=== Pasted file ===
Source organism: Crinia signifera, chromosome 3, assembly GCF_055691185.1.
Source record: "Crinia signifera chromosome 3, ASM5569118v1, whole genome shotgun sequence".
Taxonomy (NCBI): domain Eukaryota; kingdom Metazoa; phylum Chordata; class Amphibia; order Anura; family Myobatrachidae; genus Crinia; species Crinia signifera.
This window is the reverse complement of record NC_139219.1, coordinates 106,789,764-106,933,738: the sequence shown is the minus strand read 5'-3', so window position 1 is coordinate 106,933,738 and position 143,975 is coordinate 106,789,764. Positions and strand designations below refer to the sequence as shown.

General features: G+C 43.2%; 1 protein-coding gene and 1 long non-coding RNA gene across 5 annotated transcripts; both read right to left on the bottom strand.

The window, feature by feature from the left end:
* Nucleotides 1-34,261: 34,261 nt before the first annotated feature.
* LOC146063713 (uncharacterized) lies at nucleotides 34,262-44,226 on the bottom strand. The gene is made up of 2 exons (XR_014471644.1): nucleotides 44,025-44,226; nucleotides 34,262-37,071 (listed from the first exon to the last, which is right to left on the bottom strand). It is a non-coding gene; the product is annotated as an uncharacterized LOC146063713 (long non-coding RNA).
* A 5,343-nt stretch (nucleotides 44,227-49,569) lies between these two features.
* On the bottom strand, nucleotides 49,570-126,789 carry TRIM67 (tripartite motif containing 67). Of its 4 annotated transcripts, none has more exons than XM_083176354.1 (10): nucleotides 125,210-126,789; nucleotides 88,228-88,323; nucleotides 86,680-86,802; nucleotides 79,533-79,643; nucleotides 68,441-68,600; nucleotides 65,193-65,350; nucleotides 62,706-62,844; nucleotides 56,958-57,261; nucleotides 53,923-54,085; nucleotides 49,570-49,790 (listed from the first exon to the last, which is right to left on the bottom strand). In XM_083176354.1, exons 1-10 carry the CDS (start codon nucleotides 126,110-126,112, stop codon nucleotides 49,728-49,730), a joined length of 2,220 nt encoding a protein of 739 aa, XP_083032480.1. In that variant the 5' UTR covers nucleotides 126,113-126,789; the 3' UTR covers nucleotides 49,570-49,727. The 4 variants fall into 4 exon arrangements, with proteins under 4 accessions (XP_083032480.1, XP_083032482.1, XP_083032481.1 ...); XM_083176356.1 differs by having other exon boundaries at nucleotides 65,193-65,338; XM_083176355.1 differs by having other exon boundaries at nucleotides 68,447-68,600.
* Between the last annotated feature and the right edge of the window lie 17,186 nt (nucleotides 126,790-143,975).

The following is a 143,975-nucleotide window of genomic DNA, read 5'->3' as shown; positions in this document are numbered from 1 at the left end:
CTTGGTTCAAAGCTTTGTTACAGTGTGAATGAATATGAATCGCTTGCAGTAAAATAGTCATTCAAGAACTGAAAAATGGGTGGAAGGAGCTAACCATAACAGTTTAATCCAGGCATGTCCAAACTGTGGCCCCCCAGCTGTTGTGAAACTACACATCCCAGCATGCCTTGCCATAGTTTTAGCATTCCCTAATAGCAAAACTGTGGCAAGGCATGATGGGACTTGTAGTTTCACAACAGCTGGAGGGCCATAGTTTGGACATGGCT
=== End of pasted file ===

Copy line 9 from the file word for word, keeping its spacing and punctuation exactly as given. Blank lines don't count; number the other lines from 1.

* A 5,343-nt stretch (nucleotides 44,227-49,569) lies between these two features.